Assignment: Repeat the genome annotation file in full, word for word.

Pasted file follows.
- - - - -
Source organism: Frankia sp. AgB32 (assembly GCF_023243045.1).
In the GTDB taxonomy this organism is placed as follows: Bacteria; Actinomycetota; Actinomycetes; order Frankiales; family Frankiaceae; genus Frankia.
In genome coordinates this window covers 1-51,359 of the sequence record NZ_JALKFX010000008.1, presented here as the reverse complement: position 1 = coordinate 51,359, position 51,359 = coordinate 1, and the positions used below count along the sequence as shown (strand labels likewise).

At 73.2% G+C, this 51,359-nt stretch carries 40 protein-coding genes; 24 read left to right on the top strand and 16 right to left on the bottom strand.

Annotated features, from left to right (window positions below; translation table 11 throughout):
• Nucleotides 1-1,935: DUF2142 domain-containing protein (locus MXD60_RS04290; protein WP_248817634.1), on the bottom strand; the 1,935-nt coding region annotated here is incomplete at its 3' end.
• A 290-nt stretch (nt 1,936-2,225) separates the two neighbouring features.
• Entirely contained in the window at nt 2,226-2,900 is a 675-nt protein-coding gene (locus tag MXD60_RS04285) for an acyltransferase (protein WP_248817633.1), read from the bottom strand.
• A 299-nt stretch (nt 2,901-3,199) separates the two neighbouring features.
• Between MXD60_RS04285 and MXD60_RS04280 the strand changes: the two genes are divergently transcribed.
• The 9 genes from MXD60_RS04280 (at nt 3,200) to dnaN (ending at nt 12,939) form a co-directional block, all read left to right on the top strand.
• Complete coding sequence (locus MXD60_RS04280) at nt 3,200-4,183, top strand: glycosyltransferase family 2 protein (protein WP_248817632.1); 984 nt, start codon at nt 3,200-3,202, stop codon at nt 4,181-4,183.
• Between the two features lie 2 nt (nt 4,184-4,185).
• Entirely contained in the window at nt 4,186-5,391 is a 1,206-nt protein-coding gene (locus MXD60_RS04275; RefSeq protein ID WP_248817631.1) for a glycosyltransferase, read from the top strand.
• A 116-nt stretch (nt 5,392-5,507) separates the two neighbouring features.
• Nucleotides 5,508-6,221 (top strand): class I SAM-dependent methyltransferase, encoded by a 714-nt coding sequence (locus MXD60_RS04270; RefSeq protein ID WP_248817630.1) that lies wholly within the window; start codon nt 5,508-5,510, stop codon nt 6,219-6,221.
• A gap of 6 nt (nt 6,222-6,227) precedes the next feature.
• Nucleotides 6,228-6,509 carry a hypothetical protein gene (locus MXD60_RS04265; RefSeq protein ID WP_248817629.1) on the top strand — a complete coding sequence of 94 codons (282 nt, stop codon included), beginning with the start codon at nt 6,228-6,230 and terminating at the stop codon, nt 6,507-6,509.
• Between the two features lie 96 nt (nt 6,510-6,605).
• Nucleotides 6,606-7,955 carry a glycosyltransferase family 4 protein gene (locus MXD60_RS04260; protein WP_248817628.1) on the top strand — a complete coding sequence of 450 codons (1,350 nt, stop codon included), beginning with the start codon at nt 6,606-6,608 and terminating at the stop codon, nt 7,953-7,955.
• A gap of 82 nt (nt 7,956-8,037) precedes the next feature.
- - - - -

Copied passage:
Source organism: Frankia sp. AgB32 (assembly GCF_023243045.1).
In the GTDB taxonomy this organism is placed as follows: Bacteria; Actinomycetota; Actinomycetes; order Frankiales; family Frankiaceae; genus Frankia.
In genome coordinates this window covers 1-51,359 of the sequence record NZ_JALKFX010000008.1, presented here as the reverse complement: position 1 = coordinate 51,359, position 51,359 = coordinate 1, and the positions used below count along the sequence as shown (strand labels likewise).

At 73.2% G+C, this 51,359-nt stretch carries 40 protein-coding genes; 24 read left to right on the top strand and 16 right to left on the bottom strand.

Annotated features, from left to right (window positions below; translation table 11 throughout):
• Nucleotides 1-1,935: DUF2142 domain-containing protein (locus MXD60_RS04290; protein WP_248817634.1), on the bottom strand; the 1,935-nt coding region annotated here is incomplete at its 3' end.
• A 290-nt stretch (nt 1,936-2,225) separates the two neighbouring features.
• Entirely contained in the window at nt 2,226-2,900 is a 675-nt protein-coding gene (locus tag MXD60_RS04285) for an acyltransferase (protein WP_248817633.1), read from the bottom strand.
• A 299-nt stretch (nt 2,901-3,199) separates the two neighbouring features.
• Between MXD60_RS04285 and MXD60_RS04280 the strand changes: the two genes are divergently transcribed.
• The 9 genes from MXD60_RS04280 (at nt 3,200) to dnaN (ending at nt 12,939) form a co-directional block, all read left to right on the top strand.
• Complete coding sequence (locus MXD60_RS04280) at nt 3,200-4,183, top strand: glycosyltransferase family 2 protein (protein WP_248817632.1); 984 nt, start codon at nt 3,200-3,202, stop codon at nt 4,181-4,183.
• Between the two features lie 2 nt (nt 4,184-4,185).
• Entirely contained in the window at nt 4,186-5,391 is a 1,206-nt protein-coding gene (locus MXD60_RS04275; RefSeq protein ID WP_248817631.1) for a glycosyltransferase, read from the top strand.
• A 116-nt stretch (nt 5,392-5,507) separates the two neighbouring features.
• Nucleotides 5,508-6,221 (top strand): class I SAM-dependent methyltransferase, encoded by a 714-nt coding sequence (locus MXD60_RS04270; RefSeq protein ID WP_248817630.1) that lies wholly within the window; start codon nt 5,508-5,510, stop codon nt 6,219-6,221.
• A gap of 6 nt (nt 6,222-6,227) precedes the next feature.
• Nucleotides 6,228-6,509 carry a hypothetical protein gene (locus MXD60_RS04265; RefSeq protein ID WP_248817629.1) on the top strand — a complete coding sequence of 94 codons (282 nt, stop codon included), beginning with the start codon at nt 6,228-6,230 and terminating at the stop codon, nt 6,507-6,509.
• Between the two features lie 96 nt (nt 6,510-6,605).
• Nucleotides 6,606-7,955 carry a glycosyltransferase family 4 protein gene (locus MXD60_RS04260; protein WP_248817628.1) on the top strand — a complete coding sequence of 450 codons (1,350 nt, stop codon included), beginning with the start codon at nt 6,606-6,608 and terminating at the stop codon, nt 7,953-7,955.
• A gap of 82 nt (nt 7,956-8,037) precedes the next feature.